The recent disintegration of the parent company that owned my practice just 9 months after I joined the group has definitely been one of the most memorable experiences of my career thus far. Watching the closing of all but one of the offices and seeing many staff members and other doctors leave the practice was a difficult process. However, luckily, a few of us were able to come together and keep one of the offices open. The entire process has been a huge learning experience and took me from the role of an employed physician working for a large company to an active participant and more equal partner in a single office that is starting over again. While I never expected to be in this position at this stage in my career, I think in the end it could turn out be a positive event!
Jennifer Loh, MD, is a comprehensive ophthalmologist in practice at South Florida Eye Associates in Boca Raton, Florida. Dr. Loh may be reached at email@example.com.
P. Dee Stephenson, MD, FACS
I have been in practice for 25 years, and there have been many milestones in my career that have given me great pleasure and satisfaction. But, I have to say the most memorable one happened to me very early in my career. I had just moved to town and joined another ophthalmologist in private practice. He had been on call in the ER and was called in for an emergency and asked if I would go for him.
Well, to be honest, it was the very first time as a new ophthalmologist, all on my own, to have to take an ER call! I was extremely nervous, and I arrived to find a young man lying on a stretcher with a Dixie cup taped to his right eye. He was a master electrician, and a mercury lamp had exploded and lacerated his eye, severed the muscles, penetrated the lens, and tore the retina; his eye was full of blood. He was primarily repaired and told that he might lose his eye. He stated that he was so glad it was he who got injured and not one of the young guys that worked for him who had young children. Who says stuff like that when they are severely injured? To this day, not only is Gary my patient, but I am honored to call him my friend, and he is a constant reminder of why I am an ophthalmologist. After 25 years and a terrible injury, he is still 20/25. This is why I do what I do!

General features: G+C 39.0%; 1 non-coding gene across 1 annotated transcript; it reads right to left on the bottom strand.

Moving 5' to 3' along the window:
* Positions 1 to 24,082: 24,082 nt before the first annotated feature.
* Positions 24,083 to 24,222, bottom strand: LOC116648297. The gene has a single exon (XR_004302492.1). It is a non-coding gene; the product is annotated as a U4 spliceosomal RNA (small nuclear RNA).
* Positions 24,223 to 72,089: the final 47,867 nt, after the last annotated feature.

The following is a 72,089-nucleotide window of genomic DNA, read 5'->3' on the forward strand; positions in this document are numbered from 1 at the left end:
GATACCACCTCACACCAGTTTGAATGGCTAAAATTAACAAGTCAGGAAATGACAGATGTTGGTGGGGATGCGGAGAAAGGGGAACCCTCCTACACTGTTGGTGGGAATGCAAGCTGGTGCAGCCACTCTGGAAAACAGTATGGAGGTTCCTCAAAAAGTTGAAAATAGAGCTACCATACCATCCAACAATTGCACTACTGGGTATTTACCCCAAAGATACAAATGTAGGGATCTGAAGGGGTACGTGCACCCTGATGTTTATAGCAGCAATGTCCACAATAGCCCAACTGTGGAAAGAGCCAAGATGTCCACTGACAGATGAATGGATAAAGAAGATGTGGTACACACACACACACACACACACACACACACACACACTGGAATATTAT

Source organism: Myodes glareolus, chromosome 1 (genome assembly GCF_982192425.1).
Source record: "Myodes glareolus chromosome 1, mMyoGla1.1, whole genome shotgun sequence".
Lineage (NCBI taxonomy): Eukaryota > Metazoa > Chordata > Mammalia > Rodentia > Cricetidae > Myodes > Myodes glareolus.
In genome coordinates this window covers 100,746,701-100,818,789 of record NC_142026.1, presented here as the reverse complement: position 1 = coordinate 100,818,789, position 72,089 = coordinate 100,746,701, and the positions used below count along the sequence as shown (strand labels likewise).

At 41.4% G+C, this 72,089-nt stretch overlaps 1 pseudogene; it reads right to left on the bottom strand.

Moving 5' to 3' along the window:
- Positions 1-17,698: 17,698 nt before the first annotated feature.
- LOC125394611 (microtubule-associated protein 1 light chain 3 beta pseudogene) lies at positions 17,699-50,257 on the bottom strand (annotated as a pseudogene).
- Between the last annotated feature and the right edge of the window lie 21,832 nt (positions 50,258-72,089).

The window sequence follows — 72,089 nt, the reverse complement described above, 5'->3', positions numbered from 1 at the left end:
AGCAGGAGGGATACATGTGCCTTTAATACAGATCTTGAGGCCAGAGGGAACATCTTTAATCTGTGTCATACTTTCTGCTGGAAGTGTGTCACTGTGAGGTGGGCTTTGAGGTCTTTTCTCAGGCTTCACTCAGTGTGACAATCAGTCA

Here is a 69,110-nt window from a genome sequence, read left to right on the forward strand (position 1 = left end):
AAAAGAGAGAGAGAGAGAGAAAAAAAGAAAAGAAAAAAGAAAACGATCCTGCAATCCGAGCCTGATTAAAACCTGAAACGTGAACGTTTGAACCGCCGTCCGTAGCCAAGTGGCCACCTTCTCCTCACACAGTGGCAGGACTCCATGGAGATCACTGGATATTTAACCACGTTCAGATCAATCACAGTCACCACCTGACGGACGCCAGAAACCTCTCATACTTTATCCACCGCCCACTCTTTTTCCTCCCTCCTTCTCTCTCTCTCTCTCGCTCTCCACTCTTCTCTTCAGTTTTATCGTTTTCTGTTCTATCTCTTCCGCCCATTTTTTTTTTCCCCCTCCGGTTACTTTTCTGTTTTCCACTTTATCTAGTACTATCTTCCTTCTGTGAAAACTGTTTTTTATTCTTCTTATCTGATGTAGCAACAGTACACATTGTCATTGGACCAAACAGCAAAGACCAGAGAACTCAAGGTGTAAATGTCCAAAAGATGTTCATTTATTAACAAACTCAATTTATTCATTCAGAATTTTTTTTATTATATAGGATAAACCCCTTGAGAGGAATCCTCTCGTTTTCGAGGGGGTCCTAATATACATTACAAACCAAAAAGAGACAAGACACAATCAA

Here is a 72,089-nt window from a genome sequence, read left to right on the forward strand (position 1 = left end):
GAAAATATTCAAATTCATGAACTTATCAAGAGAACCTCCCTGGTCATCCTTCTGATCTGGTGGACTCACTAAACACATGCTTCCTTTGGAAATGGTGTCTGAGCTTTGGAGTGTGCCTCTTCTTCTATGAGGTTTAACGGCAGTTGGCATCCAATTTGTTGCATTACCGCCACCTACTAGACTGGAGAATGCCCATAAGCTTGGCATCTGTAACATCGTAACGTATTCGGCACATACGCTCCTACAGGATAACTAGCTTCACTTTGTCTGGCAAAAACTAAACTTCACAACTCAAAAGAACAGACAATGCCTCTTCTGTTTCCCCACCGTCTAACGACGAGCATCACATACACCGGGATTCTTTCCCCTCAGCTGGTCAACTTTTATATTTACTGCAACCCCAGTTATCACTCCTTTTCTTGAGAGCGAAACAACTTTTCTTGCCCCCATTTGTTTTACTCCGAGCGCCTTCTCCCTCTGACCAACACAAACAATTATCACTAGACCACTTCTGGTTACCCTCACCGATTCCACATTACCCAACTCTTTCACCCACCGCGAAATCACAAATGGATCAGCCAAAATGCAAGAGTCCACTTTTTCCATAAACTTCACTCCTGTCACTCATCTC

Keith A. Walter, MD
My most memorable experience in my 18 years of academic ophthalmology has to be my first major LASIK complication and being so worried about the outcome. It was back in the days of the Automated Corneal Shaper microkeratome (Bausch + Lomb), which occasionally caused a buttonhole flap; this was a flap with a literal buttonhole in the middle of it. The patient’s first eye had gone just fine, but the second eye was, to me, a disaster. I remembered my training and knew that I couldn’t do an excimer ablation because that would only make things worse. It was tough to do, but I had to be honest with the patient and let her know what had happened and what was the right course of action.
To my surprise, the patient wasn’t devastated, but she was cautiously optimistic. I was still terrified but relieved. We tried again 3 months later after the flap had healed, and all went fine. This experience taught me to be honest with my patients, coach them through their situations, and make them part of the team working to make them better. This scenario also makes me grateful for advances in technology, which are continuously making things safer and better.
Keith A. Walter, MD, is an Associate Professor of Ophthalmology at Wake Forest Baptist Medical Center in Winston-Salem, North Carolina. Dr. Walter may be reached at (336) 716-4091;firstname.lastname@example.org.